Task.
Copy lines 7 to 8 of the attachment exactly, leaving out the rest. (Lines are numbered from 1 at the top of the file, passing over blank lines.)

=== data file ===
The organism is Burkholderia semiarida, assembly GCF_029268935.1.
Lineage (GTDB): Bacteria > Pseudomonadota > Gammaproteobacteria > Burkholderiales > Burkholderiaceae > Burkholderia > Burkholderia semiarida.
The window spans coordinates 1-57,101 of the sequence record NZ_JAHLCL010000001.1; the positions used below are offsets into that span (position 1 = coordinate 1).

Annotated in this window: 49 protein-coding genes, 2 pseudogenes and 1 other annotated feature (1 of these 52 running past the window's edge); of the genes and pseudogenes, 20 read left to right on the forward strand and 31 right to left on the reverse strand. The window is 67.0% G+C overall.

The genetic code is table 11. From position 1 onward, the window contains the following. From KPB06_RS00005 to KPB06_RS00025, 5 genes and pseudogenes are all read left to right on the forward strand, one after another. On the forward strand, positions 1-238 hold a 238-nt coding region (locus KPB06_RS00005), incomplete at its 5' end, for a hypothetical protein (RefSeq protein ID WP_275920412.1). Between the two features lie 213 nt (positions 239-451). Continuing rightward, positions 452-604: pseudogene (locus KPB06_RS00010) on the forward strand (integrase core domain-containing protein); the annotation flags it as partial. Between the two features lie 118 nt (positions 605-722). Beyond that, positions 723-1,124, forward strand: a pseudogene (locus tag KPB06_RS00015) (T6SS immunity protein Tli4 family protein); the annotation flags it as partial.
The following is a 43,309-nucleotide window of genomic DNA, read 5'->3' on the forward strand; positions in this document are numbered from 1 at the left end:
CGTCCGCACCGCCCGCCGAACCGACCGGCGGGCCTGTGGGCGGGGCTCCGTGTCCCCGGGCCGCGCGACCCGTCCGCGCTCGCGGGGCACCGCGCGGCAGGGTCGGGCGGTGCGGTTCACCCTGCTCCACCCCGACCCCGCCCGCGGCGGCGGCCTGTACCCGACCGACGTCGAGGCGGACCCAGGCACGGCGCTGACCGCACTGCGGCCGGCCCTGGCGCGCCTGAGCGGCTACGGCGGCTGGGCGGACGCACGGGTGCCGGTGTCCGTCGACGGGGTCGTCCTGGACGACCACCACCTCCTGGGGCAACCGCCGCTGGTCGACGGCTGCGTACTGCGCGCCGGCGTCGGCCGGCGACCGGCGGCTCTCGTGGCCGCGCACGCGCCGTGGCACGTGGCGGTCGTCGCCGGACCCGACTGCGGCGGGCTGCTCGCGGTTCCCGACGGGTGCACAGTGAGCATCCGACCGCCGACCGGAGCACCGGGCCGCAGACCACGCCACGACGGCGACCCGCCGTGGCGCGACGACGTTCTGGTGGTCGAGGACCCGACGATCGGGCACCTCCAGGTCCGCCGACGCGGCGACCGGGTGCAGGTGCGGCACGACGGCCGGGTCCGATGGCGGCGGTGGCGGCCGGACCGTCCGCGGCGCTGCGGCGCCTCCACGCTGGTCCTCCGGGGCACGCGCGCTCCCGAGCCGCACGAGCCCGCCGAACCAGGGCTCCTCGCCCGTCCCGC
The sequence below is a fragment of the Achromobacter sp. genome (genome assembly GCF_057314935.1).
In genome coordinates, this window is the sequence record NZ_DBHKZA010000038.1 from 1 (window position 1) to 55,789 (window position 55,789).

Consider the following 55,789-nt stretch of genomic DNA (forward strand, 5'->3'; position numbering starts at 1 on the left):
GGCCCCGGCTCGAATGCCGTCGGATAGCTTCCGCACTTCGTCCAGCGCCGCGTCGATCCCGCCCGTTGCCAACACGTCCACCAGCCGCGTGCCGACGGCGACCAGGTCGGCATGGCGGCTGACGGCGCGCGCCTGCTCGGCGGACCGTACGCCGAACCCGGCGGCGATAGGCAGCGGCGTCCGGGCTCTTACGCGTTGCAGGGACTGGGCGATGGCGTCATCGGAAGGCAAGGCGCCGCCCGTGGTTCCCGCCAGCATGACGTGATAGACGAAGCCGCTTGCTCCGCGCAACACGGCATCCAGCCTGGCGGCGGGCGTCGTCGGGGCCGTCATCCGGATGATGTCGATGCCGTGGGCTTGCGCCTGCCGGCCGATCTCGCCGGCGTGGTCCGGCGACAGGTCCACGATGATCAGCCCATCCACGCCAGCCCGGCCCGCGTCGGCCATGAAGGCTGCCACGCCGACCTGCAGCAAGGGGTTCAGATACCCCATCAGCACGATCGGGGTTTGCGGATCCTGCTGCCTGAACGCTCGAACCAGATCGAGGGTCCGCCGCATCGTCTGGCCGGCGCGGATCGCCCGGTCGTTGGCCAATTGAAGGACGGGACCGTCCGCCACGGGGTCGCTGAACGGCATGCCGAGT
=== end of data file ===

CGTCCGCACCGCCCGCCGAACCGACCGGCGGGCCTGTGGGCGGGGCTCCGTGTCCCCGGGCCGCGCGACCCGTCCGCGCTCGCGGGGCACCGCGCGGCAGGGTCGGGCGGTGCGGTTCACCCTGCTCCACCCCGACCCCGCCCGCGGCGGCGGCCTGTACCCGACCGACGTCGAGGCGGACCCAGGCACGGCGCTGACCGCACTGCGGCCGGCCCTGGCGCGCCTGAGCGGCTACGGCGGCTGGGCGGACGCACGGGTGCCGGTGTCCGTCGACGGGGTCGTCCTGGACGACCACCACCTCCTGGGGCAACCGCCGCTGGTCGACGGCTGCGTACTGCGCGCCGGCGTCGGCCGGCGACCGGCGGCTCTCGTGGCCGCGCACGCGCCGTGGCACGTGGCGGTCGTCGCCGGACCCGACTGCGGCGGGCTGCTCGCGGTTCCCGACGGGTGCACAGTGAGCATCCGACCGCCGACCGGAGCACCGGGCCGCAGACCACGCCACGACGGCGACCCGCCGTGGCGCGACGACGTTCTGGTGGTCGAGGACCCGACGATCGGGCACCTCCAGGTCCGCCGACGCGGCGACCGGGTGCAGGTGCGGCACGACGGCCGGGTCCGATGGCGGCGGTGGCGGCCGGACCGTCCGCGGCGCTGCGGCGCCTCCACGCTGGTCCTCCGGGGCACGCGCGCTCCCGAGCCGCACGAGCCCGCCGAACCAGGGCTCCTCGCCCGTCCCGC
The sequence below is a fragment of the Achromobacter sp. genome (genome assembly GCF_057314935.1).